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ERIC Number: ED263263
Record Type: RIE
Publication Date: 1982-Dec
Pages: 5
Abstractor: N/A
Reference Count: 0
The Report Card on Educating Hispanic Women.
Crocker, Elvira Valenzuela
Peer Report, n3 1982
Hispanic women earn less, own fewer businesses, and are less represented in politics than almost any other population segment, and their history of low educational attainment is a key factor for each of these realities. In 1981, while 69% of the total population completed four or more years of high school, only 42% of the Hispanic females reached the same level. With an average of 10.2 years of schooling, Hispanas lag behind Black females at 11.9 and white females at 12.5 average years of schooling. The pattern continues at the college level, with Hispanic females less likely than Black or white females to complete four or more years of college. Because of scarce data, it is difficult to quantify the reasons for the low educational attainment level among Hispanics. Economic need, language barriers, family responsibility, and educator attitudes are all contributors to the high Latina dropout rate, which is twice as high as the national rate of 16%. Moreover, because of the absence of female and Hispanic leadership in education, Hispanic high school women lack role models and suffer from inadequate counseling. Vocational education enrollments clearly show that Hispanas are being steered into life cycles with little career or income potential. In Denver, for example, young women make up 44% of the total vocational enrollment, but 90% of these end up in home economics and clerical jobs, with little career potential and low pay. Nationally, technical courses are dominated by white males (82.9%), with a tiny enrollment of Hispanas (1.8%). For the nation's Hispanas, solutions (such as increased parental involvement) are urgently needed. (KH)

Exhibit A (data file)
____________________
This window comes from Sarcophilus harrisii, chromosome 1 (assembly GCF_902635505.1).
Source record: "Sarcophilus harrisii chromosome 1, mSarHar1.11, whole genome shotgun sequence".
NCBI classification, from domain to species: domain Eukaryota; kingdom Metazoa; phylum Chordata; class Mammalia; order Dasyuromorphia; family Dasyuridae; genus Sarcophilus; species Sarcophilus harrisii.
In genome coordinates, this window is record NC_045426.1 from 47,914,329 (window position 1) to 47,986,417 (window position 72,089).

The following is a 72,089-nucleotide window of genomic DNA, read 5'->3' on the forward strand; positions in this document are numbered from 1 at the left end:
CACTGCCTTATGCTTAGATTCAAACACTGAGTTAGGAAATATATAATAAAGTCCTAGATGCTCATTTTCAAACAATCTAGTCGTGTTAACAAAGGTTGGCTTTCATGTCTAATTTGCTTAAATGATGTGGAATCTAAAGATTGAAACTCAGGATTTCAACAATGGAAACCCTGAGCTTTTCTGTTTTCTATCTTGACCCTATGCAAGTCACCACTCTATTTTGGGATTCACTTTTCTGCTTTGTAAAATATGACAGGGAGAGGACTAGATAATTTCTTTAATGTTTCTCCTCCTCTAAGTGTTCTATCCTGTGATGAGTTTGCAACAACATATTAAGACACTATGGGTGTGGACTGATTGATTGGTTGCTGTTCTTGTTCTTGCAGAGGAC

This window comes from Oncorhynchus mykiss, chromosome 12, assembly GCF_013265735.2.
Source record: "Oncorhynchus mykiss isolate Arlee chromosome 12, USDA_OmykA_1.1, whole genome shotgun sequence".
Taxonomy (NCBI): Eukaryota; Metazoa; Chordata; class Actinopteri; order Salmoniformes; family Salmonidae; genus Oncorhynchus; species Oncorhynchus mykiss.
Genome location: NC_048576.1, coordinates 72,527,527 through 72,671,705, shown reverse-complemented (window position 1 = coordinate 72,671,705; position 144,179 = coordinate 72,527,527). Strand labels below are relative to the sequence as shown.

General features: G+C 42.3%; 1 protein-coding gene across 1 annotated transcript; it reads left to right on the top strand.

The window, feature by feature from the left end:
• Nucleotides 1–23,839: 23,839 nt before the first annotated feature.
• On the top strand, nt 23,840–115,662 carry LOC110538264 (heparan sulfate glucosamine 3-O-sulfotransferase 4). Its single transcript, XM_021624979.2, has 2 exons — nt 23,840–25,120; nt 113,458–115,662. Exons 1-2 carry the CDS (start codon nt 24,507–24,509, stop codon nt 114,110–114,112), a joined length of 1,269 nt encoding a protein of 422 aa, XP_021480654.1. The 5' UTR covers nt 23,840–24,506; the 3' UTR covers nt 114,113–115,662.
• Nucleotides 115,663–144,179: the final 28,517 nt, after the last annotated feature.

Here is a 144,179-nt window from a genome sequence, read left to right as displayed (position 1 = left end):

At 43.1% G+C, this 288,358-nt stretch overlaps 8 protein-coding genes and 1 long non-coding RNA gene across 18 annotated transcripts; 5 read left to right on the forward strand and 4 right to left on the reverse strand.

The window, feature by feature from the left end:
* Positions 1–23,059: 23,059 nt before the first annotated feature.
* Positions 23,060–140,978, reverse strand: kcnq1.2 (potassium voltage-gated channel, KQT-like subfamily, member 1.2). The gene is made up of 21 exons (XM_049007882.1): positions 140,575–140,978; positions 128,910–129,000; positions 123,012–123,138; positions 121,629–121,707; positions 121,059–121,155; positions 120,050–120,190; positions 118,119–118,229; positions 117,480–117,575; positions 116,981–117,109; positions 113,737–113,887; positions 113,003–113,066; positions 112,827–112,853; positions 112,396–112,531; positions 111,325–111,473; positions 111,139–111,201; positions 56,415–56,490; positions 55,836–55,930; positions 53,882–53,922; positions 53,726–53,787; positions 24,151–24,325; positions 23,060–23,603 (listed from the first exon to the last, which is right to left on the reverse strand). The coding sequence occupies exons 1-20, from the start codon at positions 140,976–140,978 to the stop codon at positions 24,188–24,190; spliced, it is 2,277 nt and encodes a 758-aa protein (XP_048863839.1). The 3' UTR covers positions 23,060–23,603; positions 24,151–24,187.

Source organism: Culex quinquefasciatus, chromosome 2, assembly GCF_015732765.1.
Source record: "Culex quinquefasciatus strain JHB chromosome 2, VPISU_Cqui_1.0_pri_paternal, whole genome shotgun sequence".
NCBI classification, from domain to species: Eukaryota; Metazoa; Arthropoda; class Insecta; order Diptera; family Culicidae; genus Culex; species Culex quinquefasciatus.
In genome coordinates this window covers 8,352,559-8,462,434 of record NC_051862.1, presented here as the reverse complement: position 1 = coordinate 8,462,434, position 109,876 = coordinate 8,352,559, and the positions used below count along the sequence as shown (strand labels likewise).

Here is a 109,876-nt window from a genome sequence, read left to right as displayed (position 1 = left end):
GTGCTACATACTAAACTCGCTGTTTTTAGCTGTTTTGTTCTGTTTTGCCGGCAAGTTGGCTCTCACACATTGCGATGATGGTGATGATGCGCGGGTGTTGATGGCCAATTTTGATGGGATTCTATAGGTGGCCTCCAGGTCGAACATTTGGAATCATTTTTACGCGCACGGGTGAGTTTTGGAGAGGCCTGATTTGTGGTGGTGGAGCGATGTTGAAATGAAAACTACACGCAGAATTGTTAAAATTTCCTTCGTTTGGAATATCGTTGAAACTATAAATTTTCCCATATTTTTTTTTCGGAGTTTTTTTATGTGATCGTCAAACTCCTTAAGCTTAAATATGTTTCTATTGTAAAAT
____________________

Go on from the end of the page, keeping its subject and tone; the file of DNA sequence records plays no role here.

PEER, 1413 K Street, NW, 9th Floor, Washington, DC 20005 ($2.00).
Publication Type: Reports - General; Collected Works - Serials
Education Level: N/A
Audience: N/A
Language: English
Sponsor: Women's Educational Equity Act Program (ED), Washington, DC.
Authoring Institution: NOW Legal Defense and Education Fund, Washington, DC. Project on Equal Education Rights.